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OECD Regional Outlook 2014

Regions and Cities: Where Policies and People Meet

image of OECD Regional Outlook 2014

Regions and cities are on the front lines of many challenges faced by OECD countries today, from education and jobs to health care and quality of life. Getting regions and cities “right”, adapting policies to the specificities of where people live and work,  is vital to improving citizens’ well-being. This second edition of the OECD Regional Outlook aims to help countries do just that. Part I describes the main trends and challenges today. Part II has a special focus on cities, looking at public investment, urban framework policies, and rural-urban issues. Part III presents a Policy Forum on the future of cities, with five contributions from distinguished authors and policy makers. Part IV offers profiles of regional development in all 34 OECD countries.

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Creating transport corridors: Refreshing the places other transport hasn't reached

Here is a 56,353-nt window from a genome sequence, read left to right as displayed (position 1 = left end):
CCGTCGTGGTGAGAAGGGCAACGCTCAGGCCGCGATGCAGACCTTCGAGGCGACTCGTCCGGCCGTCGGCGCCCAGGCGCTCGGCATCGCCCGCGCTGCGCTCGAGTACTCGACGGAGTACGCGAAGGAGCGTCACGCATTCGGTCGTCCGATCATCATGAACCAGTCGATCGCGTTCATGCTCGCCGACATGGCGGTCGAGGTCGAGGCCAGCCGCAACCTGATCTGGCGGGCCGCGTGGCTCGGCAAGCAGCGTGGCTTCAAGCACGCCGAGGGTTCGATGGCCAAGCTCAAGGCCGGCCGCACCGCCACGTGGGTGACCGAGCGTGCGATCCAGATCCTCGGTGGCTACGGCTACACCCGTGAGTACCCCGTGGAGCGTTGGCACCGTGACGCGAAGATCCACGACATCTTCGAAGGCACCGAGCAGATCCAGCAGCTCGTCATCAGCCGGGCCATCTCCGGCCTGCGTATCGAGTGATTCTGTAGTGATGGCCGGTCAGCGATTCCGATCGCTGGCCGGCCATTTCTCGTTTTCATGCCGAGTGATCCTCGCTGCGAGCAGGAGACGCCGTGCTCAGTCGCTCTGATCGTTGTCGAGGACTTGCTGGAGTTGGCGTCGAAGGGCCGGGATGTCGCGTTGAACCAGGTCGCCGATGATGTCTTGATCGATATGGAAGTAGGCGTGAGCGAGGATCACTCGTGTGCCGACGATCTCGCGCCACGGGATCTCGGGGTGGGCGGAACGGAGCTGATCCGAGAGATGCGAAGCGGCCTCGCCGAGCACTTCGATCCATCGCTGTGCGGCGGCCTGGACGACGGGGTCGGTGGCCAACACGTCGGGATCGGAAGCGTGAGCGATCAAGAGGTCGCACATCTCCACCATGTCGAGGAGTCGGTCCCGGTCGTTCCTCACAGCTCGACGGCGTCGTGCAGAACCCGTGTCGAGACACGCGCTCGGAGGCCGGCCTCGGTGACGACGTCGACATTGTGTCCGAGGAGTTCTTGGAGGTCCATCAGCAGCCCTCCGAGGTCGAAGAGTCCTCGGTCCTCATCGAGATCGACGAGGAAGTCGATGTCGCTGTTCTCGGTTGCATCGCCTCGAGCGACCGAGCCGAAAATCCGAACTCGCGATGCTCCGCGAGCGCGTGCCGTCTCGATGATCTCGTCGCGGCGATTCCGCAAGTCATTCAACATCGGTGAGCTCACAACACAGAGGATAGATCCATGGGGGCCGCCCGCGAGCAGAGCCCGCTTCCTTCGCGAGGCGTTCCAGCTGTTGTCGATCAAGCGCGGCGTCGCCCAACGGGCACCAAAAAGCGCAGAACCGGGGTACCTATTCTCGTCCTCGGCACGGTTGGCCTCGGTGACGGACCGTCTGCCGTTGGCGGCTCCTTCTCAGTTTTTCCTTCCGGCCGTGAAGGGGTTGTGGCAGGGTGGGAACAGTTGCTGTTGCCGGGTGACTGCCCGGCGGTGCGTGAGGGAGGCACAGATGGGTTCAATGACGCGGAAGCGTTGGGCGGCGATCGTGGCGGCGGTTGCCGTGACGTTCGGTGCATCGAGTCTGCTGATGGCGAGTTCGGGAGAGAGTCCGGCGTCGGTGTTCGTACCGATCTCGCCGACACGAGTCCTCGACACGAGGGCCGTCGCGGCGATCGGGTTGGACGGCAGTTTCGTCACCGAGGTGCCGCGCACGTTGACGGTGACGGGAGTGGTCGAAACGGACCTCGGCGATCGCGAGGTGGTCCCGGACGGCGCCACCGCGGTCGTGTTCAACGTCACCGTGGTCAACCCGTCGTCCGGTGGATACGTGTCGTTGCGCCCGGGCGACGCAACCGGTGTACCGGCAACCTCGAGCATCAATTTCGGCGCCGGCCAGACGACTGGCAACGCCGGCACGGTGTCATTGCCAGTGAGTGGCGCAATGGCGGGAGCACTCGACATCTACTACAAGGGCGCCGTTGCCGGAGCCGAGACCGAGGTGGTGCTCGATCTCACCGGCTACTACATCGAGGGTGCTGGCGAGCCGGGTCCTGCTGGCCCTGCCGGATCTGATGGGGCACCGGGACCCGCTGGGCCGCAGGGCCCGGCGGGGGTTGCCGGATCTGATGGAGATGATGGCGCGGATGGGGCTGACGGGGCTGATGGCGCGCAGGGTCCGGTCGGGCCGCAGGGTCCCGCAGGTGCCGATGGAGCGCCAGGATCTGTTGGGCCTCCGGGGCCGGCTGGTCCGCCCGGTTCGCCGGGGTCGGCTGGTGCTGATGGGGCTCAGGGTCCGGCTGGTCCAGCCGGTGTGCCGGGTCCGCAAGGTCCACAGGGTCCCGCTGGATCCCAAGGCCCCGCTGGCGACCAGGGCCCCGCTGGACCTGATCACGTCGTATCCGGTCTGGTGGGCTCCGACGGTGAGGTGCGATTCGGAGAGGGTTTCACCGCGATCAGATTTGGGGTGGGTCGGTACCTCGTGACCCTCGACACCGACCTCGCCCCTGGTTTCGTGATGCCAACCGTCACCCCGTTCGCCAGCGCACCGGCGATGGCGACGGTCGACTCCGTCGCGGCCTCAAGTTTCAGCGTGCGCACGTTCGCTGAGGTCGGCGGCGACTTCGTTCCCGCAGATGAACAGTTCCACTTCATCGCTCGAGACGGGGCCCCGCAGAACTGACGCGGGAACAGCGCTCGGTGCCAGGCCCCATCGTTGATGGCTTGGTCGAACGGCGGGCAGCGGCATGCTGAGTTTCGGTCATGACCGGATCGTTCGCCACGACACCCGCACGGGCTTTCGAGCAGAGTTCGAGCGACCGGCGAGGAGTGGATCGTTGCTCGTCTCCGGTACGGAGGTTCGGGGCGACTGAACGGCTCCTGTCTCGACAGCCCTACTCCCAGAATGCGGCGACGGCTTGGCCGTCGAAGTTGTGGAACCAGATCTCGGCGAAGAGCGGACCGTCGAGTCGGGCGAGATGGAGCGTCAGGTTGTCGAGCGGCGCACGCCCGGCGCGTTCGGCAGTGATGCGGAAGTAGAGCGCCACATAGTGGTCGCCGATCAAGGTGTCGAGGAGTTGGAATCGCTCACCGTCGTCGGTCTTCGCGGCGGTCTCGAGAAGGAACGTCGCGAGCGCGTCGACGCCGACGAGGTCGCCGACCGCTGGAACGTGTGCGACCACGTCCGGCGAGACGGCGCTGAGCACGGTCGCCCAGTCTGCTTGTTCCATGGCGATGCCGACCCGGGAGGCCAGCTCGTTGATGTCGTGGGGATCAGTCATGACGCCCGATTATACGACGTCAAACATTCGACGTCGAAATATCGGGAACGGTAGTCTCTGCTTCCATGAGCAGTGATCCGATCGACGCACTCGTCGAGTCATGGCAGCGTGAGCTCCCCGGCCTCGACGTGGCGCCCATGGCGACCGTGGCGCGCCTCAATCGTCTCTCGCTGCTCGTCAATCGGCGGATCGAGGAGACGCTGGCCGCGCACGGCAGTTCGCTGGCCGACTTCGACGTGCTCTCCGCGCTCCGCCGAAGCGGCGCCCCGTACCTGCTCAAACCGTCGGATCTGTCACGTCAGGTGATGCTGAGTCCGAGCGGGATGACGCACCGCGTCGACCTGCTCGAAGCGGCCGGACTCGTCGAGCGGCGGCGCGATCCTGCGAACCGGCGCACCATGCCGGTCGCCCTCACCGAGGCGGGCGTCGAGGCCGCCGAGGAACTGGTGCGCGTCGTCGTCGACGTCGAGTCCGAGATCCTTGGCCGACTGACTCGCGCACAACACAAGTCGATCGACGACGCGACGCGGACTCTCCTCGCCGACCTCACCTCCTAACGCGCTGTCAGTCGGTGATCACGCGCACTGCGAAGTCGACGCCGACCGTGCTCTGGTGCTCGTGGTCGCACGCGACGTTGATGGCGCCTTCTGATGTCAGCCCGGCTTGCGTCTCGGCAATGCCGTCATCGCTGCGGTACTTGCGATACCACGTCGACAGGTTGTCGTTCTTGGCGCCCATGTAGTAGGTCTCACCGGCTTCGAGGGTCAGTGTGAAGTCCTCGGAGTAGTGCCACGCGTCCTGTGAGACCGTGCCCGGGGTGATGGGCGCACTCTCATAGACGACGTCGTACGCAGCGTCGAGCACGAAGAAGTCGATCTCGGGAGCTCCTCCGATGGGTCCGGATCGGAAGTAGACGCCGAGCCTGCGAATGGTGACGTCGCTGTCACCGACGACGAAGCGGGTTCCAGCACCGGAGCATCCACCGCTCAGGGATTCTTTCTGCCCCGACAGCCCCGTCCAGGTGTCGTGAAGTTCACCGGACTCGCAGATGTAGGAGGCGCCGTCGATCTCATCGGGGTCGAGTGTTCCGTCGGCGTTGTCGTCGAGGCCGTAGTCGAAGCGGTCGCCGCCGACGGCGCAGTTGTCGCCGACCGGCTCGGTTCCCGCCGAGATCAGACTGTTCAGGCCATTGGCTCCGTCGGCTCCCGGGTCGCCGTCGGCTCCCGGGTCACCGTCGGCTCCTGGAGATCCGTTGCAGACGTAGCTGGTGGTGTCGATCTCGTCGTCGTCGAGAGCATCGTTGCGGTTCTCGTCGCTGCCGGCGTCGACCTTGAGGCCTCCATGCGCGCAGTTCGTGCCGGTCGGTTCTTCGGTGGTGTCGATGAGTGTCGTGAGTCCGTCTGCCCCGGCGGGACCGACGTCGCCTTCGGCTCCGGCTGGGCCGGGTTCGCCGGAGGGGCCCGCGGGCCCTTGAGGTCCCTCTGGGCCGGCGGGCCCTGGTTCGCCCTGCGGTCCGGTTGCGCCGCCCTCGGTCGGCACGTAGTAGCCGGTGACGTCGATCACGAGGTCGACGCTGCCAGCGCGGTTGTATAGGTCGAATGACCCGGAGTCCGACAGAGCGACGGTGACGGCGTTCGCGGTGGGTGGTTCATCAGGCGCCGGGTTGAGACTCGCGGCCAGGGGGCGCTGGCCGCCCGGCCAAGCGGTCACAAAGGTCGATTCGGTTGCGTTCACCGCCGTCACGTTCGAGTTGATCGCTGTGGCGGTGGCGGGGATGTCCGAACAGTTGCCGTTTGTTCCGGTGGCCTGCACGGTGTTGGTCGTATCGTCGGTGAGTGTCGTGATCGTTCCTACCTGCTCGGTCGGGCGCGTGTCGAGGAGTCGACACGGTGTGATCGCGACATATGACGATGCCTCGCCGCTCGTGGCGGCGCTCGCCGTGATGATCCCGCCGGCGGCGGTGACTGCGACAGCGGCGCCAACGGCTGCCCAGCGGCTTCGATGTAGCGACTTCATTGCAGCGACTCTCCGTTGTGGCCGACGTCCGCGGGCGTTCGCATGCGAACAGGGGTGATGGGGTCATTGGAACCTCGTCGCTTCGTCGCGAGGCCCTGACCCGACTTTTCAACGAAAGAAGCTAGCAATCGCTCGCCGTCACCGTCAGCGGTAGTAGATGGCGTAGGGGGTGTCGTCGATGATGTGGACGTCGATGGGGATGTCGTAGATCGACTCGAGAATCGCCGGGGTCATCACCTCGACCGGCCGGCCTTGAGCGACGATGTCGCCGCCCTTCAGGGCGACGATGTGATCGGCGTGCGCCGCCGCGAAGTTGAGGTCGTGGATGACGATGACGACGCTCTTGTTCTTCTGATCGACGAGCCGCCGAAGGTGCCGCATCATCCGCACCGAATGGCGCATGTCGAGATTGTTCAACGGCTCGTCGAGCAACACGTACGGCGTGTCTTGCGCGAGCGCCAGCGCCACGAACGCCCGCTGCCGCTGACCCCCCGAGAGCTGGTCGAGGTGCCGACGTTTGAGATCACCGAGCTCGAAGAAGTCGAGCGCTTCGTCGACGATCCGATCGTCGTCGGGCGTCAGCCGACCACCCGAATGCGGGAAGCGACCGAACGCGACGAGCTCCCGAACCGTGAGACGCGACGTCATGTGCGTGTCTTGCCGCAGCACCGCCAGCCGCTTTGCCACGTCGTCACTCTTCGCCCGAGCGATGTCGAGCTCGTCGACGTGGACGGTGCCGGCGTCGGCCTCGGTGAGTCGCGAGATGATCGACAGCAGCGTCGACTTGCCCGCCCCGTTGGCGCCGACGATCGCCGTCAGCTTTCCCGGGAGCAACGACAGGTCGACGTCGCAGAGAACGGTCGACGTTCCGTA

This paper explores the ways in which a number of places are starting to tackle a public transport challenge facing cities across the world. The main challenge is to extend efficient, effective public transport beyond the urban core into the peri-urban hinterlands of cities. Across the OECD there has been increasing discussion of the need to reduce reliance on private cars for a variety of reasons, above all environmental, and to increase reliance on public transport. This can be expensive in central cities, but it is relatively straightforward. Yet even where cities have been extremely successful in pursuing public transport-oriented development, the “peri-urban peripheries” beyond the termini of their public transport systems remain highly dependent on automobiles. As the paper shows, a growing number of cities across Europe and the Americas are using transport solutions like tram-trains and bus rapid transit, in conjunction with new approaches to economic development planning, to create public transport-oriented developments that extend deep into the hinterland of cities. This reduces the reliance on private cars in the places where they have hitherto been most prevalent.

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